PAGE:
How To Treat Grass Mites on Dogs

As a dog owner, you may have already heard or personally experienced grass mites on your pet.

Popularly known as harvest mites, grass mites like to cling on to a warm-blooded animal, this includes both cats and dogs.

Grass Mites On Dogs

What makes harvest mites unique is that apart from infesting animals, they could also affect plants and humans.

They can cause serious damage to plants and eventually death if left untreated.

You’ll never know when harvest mites might infect your own garden, lawn or dog. Harvest mite infestation could happen when you least expected it.

If you have a lawn and a dog, it’s a good idea to learn more about harvest mites and ways to avoid or get rid of them.

What is a Harvest Mite?

A grass mite or harvest mite is a small pest that is typically active starting late spring to late autumn and is attracted to warm-blooded animals.

They are closely related to ticks, however, they do not suck blood. No one is spared from this pest as they attack plants, animals and humans.

Attracted to warm-blooded animals, dogs are one of the most commonly affected animals.

Harvest mite larvae can be very problematic as they can easily transfer from grasses to pets, particularly dogs that like playing in the yard.

The larvae feed on the dog’s skin cells around the bite. This causes your four-legged friend discomfort, severe itching, excessive scratching and severe inflammation in the skin.

Harvest Mites on Dogs

A dog’s harvest mites have a very short life cycle. From the larval stage to adulthood, these mites live around 10 to 14 days.

One consolation about harvest mites is that they cannot reproduce while they are on the dog’s body. Also, unlike fleas, they do not transmit dangerous diseases.

Moreover, harvest mites are not spread by pets but are spread through outdoor environments.

For example, as most dogs love running around the yard, they could get mites from infected grass or plants.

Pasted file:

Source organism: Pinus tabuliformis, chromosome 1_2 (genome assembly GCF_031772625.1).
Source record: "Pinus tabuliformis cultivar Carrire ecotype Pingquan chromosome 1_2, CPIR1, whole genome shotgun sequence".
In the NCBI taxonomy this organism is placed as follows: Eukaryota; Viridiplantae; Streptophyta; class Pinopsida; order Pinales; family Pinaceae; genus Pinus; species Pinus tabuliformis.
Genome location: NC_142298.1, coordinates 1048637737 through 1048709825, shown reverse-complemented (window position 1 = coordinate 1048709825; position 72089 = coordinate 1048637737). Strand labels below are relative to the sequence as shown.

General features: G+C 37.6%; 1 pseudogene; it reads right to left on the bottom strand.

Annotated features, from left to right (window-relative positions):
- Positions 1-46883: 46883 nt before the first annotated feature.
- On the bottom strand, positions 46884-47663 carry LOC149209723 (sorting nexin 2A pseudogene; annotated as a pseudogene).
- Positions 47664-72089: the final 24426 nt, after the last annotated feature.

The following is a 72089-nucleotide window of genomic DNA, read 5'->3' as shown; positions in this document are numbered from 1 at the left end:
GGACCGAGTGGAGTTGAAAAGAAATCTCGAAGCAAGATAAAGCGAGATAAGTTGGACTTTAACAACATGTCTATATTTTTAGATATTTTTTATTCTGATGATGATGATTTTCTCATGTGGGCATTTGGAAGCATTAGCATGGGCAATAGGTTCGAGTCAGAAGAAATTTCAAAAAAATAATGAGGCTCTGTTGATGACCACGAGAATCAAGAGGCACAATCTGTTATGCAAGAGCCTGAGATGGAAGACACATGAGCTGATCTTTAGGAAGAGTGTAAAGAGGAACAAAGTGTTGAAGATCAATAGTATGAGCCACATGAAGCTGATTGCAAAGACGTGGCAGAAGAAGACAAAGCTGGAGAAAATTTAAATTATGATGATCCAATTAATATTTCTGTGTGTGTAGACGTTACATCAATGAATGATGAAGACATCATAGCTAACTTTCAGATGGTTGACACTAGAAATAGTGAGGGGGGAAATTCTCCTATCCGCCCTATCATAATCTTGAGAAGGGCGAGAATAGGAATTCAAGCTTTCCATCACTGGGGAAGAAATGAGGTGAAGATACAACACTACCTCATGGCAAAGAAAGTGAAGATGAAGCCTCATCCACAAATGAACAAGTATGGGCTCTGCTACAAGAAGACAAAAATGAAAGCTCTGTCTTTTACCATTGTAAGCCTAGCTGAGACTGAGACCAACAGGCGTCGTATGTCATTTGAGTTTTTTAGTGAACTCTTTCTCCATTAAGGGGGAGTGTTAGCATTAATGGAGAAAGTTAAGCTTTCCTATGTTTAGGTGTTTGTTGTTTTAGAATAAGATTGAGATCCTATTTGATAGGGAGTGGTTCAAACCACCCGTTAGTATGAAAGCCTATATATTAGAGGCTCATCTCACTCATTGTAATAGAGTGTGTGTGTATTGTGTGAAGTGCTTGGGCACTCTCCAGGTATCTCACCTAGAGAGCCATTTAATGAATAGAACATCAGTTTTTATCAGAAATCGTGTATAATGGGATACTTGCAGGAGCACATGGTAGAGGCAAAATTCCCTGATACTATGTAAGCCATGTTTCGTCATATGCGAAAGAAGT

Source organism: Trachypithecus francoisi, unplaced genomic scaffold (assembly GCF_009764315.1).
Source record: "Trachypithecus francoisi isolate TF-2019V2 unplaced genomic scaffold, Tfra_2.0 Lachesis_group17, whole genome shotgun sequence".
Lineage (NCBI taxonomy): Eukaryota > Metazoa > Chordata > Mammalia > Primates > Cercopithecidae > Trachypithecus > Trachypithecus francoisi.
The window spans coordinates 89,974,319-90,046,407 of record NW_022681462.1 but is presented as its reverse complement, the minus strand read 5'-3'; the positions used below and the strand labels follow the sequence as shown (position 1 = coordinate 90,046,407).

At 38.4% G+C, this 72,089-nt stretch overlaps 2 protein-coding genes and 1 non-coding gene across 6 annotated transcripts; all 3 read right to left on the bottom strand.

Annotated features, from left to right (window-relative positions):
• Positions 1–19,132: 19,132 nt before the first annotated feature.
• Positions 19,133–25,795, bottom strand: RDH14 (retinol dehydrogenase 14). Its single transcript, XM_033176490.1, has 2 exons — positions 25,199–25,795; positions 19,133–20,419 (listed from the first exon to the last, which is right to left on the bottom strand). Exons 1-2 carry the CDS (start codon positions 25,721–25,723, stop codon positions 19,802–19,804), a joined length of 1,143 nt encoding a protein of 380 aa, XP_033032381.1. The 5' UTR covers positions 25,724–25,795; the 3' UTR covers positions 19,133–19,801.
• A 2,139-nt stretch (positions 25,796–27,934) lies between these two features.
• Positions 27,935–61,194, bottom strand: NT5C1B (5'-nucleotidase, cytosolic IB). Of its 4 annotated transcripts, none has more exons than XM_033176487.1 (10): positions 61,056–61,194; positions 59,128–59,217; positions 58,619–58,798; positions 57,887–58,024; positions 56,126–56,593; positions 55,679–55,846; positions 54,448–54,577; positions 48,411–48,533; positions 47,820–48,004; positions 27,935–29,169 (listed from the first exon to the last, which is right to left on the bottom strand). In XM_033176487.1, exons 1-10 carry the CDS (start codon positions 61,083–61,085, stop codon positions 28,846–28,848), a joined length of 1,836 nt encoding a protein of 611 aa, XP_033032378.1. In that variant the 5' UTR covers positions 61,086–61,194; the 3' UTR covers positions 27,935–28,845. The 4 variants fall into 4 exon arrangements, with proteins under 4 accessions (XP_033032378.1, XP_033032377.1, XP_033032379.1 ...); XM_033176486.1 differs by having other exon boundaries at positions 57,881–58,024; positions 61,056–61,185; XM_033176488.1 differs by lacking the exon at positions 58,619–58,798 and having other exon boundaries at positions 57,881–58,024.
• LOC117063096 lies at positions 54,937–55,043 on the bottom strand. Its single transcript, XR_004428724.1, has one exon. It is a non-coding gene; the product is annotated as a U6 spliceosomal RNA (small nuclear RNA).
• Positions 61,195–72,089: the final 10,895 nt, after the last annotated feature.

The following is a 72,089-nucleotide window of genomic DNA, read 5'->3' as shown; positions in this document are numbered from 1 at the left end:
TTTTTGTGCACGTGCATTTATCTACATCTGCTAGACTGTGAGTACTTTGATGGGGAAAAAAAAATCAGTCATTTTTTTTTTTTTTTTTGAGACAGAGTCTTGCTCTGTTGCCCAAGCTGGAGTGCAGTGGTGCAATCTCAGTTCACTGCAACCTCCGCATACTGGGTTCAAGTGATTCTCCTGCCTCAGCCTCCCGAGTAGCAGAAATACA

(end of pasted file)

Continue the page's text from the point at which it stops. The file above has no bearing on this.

Transmission from animals to humans is unlikely. and unlike other pests, harvest mites do not infest homes.

Symptoms of a Harvest Mite Infestation on Dogs

Identifying the cause of a dog’s itching and discomfort may not be easy because other pests or mites including demodectic mange, sarcoptic mange or even ear mites also cause similar signs.

However, unlike harvest mites that are easily visible because of their orange colour, demodectic mange and sarcoptic mange are mite species that can only be seen under a microscope.

One of the ways of identifying infestation is by checking the affected areas. Grass mites typically infest easily accessible parts of a dog, particularly the head, legs, paws, belly and ears including the ear canals.

Although they are small, they can easily be spotted by the naked eye because of their bright orange colour. This is especially true if there are many of them.

If there are no visible signs of harvest mites in the skin of your dog, be on the lookout for the following symptoms:

Intense Scratching

Your dog can feel very itchy specifically in areas infected by mite larvae, and you’ll notice significant scratching.

Intense Scratching

Intense itching could then lead to inflammation and rashes. If the inflammation becomes severe, take your dog to a veterinarian.

Redness of the Skin

Affected dogs may also have redness of the skin where there is no hair or thin hair.

Hair Loss

If the itching and inflammation is not properly handled, it could lead to hair loss. Your dog could lose its hair in the areas of the skin where there is several scratching.

Bumps & Crusts on the Skin

Sometimes, you may also notice that your dog has bumps or crusted spots on its skin.

It is important to remember that the skin where the harvest mite larvae used to cling on can still feel itchy even if the larvae are no longer there.

That is why, even if you can’t find any harvest mites on your dog, your pet may still continue chewing or scratching itself, and this could result in self-inflicted wounds.

If you are not absolutely sure whether it is harvest mites or other parasites, consider brushing your dog with a flea comb. Grass mites in the larval stage glow bright orange-yellow.